Warriors-Rockets rivalry feels different with Golden State in transition

Logan Murdock

HOUSTON -- As Warriors coach Steve Kerr spoke to a small media contingency just inside the Houston Rockets practice facility Wednesday morning, pictures of Rockets teams of the past lined the corridor behind him.

The symbol of nostalgia was appropriate. Throughout Kerr's tenure in Golden State, the Toyota Center has housed some of his team's biggest postseason moments. On the Warriors' way to five straight NBA Finals, the Rockets stood in the way during four of those runs.

Now, with the Warriors in transition and Houston still competing for titles, Kerr still is adjusting to the change in the rivalry.

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"It's different," Kerr admitted hours before Wednesday's matchup against the Rockets. "We've been here for so many big games over the years"

Golden State's last visit to downtown Houston came under heightened expectations. With Kevin Durant out with a calf injury, Stephen Curry and Klay Thompson combined for 60 points, helping the Warriors eliminate the Rockets in Game 6 of the Western Conference semifinals. Over the final 12 minutes of the game, Curry scored 23 of his game-high 33 points, capping one of the greatest games in Golden State lore.

"Last year's Game 6 win was possibly the best win we've ever had. Just in terms of the injuries and the way we played, the way Steph played in the second half, the way the ball moved. To finish out a great team in a series on the road."

Nearly five months later, Kerr's team finds itself in a much different place.

In the last 30 days, five players have missed games due to injury, including Thompson and Curry, who will be re-evaluated in February. Draymond Green will miss the current three-game road trip with a torn ligament in his left index finger. Of the healthy bodies on the roster Wednesday, none played in the postseason matchup against the Rockets last spring.

Golden State's health is so dire, that the team canceled a scheduled practice Tuesday evening in part to make sure two-way players Damion Lee and Ky Bowman wouldn't waste any of the 45 non-G-League days allotted by the league.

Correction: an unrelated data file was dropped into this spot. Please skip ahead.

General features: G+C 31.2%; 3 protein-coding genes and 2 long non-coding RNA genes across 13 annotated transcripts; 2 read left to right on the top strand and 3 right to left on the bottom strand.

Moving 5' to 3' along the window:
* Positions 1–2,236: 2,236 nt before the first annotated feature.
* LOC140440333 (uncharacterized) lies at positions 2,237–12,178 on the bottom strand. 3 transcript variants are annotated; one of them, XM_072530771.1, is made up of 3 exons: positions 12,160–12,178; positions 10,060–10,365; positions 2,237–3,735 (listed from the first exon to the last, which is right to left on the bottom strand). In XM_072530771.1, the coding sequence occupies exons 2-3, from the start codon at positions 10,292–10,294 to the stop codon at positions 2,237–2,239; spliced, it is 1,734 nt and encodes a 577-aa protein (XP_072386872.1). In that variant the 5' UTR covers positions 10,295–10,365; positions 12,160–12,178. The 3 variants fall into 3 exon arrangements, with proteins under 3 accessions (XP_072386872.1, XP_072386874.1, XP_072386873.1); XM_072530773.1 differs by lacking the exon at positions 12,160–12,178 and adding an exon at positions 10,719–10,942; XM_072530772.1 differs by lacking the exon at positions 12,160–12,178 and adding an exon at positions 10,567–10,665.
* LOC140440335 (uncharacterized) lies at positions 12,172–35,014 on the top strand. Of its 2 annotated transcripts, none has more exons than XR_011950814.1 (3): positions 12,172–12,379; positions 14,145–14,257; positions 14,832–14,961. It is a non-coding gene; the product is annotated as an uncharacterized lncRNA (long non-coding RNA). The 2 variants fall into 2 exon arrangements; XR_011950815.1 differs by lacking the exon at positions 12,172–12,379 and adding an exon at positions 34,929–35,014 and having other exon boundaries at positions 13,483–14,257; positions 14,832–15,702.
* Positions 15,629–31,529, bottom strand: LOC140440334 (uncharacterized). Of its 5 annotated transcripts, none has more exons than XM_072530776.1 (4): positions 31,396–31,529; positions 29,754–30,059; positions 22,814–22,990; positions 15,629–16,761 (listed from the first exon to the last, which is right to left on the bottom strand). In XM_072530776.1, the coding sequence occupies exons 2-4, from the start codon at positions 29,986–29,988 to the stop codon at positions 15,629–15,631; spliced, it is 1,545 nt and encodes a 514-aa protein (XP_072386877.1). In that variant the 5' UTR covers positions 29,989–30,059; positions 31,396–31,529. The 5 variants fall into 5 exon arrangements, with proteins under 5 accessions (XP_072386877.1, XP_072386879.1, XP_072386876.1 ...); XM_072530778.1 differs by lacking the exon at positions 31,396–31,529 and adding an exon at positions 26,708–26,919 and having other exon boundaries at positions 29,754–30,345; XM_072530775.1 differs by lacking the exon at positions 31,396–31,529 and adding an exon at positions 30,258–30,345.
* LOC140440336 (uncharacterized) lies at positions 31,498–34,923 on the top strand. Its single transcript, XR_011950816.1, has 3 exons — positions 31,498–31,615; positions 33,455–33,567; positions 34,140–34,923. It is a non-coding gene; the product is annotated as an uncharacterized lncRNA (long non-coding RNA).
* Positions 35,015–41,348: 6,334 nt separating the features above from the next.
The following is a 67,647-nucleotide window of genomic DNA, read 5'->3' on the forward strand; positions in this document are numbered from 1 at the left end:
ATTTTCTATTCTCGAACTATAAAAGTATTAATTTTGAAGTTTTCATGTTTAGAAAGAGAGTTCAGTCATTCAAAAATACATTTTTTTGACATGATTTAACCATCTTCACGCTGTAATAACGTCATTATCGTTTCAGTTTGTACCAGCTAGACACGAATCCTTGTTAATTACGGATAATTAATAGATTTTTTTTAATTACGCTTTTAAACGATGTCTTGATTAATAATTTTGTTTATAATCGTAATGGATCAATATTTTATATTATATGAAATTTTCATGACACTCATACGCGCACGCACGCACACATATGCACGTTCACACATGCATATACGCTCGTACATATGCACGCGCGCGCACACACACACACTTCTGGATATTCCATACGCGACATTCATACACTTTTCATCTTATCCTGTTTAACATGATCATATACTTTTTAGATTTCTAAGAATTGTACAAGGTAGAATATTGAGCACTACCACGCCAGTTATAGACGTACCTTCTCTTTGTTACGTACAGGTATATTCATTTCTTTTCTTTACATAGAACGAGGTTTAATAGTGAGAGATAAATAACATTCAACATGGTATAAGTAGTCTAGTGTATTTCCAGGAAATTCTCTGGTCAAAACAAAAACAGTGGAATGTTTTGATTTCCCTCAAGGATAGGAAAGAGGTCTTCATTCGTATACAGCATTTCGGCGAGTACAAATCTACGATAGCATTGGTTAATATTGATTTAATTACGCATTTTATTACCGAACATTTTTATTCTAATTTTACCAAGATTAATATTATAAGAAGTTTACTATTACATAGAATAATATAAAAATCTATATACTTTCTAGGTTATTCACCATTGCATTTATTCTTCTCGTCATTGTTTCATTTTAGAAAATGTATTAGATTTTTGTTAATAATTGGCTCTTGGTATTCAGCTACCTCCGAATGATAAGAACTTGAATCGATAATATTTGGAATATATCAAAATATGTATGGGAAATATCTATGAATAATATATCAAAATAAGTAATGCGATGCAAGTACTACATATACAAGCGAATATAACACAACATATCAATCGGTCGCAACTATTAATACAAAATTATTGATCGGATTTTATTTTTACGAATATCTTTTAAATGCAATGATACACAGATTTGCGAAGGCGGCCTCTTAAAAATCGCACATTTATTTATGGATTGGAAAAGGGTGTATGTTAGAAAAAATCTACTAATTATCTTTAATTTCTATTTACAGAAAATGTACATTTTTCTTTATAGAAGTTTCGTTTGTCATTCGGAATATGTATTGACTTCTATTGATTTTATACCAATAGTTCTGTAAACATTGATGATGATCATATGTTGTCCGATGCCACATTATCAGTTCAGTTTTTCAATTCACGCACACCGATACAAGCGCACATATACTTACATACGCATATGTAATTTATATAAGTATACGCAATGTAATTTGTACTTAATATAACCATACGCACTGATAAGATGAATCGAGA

As the Warriors are navigating a new world, the Rockets are attempting to stay in contention. Two months after being eliminated by Golden State, the team traded for All-Star guard Russell Westbrook to pair with his old teammate James Harden. So far the pairing has yielded average results. Entering Wednesday's matchup, Houston has lost two of its last three games, including a 129-100 loss to Miami on Sunday evening.  

"It's early. It's hard to evaluate a team based on however many - seven games," Kerr said. "So it'll take some time to get everything in order. They had a slow start last year and they ended up being one of the best teams in the league so I'd imagine the same thing will happen."

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As for Kerr, the team has some hope amid its early-season struggles. Rookie forward Eric Paschall -- who Golden State drafted 41st overall in June -- has been on a tear, averaging 29.5 points and eight rebounds over his last two games, giving the Warriors at least a chance at another memorable game Wednesday evening.

"This building will always be special for me," Kerr said. "Coming in here just thinking about all the great battles we've had."

Warriors-Rockets rivalry feels different with Golden State in transition originally appeared on NBC Sports Bay Area

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